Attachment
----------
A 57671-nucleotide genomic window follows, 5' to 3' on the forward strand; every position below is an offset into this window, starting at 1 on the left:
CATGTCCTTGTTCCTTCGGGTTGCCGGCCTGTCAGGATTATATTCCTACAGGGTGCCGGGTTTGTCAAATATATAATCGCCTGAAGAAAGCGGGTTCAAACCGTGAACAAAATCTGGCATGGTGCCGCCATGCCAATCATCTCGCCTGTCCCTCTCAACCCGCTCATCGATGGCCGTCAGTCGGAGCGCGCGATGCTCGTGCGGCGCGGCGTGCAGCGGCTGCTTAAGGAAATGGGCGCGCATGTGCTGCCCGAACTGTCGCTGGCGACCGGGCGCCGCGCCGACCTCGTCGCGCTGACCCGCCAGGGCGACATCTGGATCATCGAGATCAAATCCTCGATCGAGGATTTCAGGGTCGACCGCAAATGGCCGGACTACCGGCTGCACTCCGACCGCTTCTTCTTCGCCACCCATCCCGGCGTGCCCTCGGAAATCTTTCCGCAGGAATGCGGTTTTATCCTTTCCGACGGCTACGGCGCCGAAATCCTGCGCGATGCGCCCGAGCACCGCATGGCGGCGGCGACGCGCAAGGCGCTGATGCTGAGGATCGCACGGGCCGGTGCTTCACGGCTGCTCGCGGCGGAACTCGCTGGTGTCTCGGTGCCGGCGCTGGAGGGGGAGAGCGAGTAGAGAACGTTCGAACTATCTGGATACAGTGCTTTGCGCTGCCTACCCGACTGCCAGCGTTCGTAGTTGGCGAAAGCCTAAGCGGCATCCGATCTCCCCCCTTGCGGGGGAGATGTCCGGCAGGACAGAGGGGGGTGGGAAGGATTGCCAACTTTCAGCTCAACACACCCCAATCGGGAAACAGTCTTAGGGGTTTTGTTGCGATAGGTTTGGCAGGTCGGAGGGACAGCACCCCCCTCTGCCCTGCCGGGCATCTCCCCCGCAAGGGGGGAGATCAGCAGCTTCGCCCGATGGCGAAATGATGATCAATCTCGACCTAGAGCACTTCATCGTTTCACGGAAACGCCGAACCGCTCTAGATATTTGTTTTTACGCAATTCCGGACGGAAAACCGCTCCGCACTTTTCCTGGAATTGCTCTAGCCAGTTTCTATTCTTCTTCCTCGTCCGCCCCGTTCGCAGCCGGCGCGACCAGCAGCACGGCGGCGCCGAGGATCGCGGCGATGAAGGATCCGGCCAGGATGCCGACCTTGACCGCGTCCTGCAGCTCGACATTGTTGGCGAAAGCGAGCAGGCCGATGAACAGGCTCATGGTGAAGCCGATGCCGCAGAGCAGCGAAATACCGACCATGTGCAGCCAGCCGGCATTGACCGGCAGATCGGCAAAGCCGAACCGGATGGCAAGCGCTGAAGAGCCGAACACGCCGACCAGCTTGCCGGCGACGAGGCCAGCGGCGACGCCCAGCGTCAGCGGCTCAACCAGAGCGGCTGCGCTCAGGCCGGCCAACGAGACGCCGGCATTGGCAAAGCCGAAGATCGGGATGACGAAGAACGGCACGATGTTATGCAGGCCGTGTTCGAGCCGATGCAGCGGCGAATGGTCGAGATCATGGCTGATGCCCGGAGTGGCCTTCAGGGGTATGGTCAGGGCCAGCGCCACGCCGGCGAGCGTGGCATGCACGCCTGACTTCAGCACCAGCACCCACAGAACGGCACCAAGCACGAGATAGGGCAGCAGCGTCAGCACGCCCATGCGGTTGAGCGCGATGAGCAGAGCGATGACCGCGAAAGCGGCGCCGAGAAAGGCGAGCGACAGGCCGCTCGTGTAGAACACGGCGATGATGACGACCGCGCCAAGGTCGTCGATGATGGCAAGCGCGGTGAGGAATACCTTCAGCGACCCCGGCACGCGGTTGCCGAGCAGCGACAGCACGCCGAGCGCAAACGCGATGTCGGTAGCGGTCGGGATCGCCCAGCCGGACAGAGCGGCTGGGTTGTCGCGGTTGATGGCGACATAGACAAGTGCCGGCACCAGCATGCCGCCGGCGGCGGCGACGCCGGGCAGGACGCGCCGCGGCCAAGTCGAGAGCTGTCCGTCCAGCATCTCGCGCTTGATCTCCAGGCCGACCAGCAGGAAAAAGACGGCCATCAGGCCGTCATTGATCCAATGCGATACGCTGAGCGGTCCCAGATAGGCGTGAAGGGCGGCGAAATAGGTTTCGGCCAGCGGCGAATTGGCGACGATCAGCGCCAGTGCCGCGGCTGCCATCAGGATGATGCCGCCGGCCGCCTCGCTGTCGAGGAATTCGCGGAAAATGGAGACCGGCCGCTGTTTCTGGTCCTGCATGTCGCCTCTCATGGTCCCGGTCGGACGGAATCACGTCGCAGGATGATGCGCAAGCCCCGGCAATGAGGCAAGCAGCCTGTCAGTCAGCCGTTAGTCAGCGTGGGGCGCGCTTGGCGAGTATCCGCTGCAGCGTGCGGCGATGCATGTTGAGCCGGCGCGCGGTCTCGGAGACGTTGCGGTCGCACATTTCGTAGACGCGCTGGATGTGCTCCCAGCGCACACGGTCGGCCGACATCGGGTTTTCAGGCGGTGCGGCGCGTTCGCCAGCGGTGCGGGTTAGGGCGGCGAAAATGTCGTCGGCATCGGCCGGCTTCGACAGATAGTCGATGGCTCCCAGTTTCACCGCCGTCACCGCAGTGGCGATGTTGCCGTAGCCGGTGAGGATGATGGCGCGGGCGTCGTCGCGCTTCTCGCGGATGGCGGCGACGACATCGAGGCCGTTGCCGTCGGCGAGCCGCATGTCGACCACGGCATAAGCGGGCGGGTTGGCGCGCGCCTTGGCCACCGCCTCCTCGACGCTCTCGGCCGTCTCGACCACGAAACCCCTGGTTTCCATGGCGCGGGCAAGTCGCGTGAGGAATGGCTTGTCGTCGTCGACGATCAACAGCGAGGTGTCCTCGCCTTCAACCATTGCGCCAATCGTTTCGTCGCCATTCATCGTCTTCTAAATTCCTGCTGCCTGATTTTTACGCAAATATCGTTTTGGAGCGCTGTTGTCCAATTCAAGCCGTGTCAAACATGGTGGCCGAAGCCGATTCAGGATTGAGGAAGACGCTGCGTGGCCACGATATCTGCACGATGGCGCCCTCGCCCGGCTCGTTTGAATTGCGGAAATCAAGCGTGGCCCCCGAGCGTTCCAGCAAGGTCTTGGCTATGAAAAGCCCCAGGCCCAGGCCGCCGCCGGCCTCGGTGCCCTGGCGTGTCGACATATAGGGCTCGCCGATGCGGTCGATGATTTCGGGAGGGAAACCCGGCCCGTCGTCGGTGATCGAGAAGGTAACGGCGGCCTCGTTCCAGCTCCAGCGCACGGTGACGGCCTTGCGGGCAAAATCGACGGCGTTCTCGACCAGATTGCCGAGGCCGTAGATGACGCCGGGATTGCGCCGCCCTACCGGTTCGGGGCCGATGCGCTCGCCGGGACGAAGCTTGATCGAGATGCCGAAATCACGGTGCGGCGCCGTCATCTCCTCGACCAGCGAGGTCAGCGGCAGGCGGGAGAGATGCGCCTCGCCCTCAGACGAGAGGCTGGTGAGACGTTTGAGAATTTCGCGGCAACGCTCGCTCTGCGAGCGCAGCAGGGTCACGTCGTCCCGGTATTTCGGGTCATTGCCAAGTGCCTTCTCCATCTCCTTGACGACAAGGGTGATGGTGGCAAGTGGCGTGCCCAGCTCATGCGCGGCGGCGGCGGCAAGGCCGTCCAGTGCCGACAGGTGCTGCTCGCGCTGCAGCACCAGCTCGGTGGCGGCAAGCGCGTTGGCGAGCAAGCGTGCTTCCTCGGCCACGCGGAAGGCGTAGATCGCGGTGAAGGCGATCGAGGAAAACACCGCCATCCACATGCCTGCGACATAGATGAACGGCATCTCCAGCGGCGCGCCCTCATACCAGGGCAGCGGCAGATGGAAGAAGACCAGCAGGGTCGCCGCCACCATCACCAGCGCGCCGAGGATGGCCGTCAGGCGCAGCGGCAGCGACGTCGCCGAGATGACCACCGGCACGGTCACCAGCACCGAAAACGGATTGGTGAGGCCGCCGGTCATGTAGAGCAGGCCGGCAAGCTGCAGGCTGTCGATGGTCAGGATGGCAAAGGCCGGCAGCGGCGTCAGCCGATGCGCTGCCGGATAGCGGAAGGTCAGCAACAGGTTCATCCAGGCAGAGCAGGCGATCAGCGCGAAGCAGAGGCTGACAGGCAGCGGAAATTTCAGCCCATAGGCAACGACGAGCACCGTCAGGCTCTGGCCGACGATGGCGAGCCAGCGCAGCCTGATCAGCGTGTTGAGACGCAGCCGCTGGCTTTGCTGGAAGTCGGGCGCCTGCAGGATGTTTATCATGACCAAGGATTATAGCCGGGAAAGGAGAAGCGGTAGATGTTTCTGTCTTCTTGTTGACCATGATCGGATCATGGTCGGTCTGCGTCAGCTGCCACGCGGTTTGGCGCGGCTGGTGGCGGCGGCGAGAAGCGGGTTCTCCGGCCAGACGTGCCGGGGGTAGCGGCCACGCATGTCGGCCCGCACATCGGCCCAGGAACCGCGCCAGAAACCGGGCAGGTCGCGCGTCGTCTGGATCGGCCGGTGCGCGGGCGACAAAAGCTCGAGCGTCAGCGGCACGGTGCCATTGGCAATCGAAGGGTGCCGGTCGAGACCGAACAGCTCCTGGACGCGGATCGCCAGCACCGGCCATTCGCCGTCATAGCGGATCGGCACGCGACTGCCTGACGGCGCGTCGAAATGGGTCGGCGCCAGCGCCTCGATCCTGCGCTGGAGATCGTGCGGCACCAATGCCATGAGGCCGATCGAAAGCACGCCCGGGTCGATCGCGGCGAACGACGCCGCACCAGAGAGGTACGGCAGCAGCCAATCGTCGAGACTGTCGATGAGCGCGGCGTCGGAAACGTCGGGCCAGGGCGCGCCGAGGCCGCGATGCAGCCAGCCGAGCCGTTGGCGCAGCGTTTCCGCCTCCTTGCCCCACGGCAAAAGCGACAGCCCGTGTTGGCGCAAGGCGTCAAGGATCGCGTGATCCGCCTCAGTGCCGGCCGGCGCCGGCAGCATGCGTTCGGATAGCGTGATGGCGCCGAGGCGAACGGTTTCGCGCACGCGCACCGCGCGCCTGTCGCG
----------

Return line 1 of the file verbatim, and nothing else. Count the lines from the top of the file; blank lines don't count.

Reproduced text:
A 57671-nucleotide genomic window follows, 5' to 3' on the forward strand; every position below is an offset into this window, starting at 1 on the left: